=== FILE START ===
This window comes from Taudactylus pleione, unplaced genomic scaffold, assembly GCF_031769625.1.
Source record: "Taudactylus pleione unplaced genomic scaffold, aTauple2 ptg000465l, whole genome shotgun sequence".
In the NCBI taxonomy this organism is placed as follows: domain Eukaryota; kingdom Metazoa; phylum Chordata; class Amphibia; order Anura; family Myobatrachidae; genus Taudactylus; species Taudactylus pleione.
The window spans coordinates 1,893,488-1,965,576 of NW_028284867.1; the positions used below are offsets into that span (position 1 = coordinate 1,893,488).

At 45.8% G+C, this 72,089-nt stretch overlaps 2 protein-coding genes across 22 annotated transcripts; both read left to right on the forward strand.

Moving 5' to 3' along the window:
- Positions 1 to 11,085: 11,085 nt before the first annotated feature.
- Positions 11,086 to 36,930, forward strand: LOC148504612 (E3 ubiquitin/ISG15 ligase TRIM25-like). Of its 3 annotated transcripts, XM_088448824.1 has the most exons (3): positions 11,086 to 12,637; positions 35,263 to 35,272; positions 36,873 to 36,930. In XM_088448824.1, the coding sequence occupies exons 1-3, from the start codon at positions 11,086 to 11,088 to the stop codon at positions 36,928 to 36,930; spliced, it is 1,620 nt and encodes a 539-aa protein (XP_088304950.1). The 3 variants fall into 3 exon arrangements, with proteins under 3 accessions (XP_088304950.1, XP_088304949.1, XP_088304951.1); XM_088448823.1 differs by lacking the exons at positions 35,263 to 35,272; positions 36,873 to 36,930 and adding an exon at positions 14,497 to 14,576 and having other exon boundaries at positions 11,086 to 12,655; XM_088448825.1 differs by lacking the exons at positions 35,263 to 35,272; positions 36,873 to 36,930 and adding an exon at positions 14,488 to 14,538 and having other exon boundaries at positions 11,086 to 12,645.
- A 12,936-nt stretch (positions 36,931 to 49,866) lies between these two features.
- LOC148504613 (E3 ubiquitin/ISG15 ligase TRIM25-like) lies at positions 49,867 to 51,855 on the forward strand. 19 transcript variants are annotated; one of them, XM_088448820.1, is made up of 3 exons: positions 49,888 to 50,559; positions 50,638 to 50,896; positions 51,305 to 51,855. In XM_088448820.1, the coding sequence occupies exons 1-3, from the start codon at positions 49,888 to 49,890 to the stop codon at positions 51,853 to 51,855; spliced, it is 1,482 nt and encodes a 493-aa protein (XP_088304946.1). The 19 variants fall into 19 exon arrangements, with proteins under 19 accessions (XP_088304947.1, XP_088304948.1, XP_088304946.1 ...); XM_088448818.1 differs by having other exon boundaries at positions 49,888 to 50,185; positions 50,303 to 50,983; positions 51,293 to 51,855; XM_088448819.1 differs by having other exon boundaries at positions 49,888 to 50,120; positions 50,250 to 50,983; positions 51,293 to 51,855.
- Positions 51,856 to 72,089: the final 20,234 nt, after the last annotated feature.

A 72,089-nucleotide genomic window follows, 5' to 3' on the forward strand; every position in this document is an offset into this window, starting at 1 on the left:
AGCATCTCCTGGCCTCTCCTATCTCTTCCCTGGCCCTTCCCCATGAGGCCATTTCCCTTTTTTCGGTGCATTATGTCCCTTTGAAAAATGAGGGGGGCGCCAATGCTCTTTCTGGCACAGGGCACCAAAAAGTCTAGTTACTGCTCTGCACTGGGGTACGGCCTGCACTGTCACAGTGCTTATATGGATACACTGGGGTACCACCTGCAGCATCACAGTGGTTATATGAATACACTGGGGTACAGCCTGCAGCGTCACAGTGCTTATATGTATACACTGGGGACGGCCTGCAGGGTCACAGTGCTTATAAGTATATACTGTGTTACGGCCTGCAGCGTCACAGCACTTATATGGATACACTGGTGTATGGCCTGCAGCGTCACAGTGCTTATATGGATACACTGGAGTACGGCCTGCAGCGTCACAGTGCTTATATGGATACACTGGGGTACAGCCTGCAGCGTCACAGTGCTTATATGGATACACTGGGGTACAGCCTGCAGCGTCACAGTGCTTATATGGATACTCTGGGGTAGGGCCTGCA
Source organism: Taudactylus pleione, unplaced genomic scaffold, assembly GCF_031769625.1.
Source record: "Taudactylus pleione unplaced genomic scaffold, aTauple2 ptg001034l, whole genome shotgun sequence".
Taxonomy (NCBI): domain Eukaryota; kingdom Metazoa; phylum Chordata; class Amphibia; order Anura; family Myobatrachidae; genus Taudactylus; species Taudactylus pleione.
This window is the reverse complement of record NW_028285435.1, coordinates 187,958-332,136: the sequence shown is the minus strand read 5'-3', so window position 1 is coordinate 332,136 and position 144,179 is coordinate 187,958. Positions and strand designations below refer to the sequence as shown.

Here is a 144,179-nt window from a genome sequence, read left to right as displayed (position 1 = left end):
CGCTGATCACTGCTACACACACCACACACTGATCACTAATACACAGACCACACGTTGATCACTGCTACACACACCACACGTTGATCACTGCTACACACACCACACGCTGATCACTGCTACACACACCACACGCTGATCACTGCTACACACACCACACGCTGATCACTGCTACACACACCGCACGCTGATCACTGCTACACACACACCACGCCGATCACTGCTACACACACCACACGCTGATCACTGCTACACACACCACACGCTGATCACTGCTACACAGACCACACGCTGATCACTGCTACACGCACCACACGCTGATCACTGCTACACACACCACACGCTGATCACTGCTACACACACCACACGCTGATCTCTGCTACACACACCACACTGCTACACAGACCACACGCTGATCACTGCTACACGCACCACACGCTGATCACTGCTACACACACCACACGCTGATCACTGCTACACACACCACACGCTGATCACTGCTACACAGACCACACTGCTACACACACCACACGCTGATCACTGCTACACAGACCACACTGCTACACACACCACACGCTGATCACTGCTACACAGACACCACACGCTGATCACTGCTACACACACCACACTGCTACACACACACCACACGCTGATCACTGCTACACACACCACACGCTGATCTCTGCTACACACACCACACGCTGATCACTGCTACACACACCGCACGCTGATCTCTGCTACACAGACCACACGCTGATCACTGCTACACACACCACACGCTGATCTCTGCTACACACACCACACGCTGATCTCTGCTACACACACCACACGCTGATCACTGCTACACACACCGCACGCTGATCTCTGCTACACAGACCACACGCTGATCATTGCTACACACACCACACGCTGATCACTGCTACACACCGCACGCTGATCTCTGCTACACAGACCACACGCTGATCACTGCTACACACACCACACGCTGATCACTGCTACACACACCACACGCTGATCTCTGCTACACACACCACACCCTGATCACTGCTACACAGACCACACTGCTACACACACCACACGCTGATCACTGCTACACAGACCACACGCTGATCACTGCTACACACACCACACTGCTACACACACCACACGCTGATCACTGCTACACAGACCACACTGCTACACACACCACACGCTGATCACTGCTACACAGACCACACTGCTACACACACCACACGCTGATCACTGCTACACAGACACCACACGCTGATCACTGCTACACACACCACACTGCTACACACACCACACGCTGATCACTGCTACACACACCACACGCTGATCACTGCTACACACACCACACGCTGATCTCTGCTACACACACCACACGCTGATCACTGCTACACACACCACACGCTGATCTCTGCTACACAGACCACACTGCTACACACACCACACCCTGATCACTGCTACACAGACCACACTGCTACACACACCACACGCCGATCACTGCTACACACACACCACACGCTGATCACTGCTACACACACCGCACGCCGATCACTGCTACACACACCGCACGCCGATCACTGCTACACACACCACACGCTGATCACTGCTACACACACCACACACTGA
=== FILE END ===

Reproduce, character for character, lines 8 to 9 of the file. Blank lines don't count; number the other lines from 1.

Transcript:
- Positions 11,086 to 36,930, forward strand: LOC148504612 (E3 ubiquitin/ISG15 ligase TRIM25-like). Of its 3 annotated transcripts, XM_088448824.1 has the most exons (3): positions 11,086 to 12,637; positions 35,263 to 35,272; positions 36,873 to 36,930. In XM_088448824.1, the coding sequence occupies exons 1-3, from the start codon at positions 11,086 to 11,088 to the stop codon at positions 36,928 to 36,930; spliced, it is 1,620 nt and encodes a 539-aa protein (XP_088304950.1). The 3 variants fall into 3 exon arrangements, with proteins under 3 accessions (XP_088304950.1, XP_088304949.1, XP_088304951.1); XM_088448823.1 differs by lacking the exons at positions 35,263 to 35,272; positions 36,873 to 36,930 and adding an exon at positions 14,497 to 14,576 and having other exon boundaries at positions 11,086 to 12,655; XM_088448825.1 differs by lacking the exons at positions 35,263 to 35,272; positions 36,873 to 36,930 and adding an exon at positions 14,488 to 14,538 and having other exon boundaries at positions 11,086 to 12,645.
- A 12,936-nt stretch (positions 36,931 to 49,866) lies between these two features.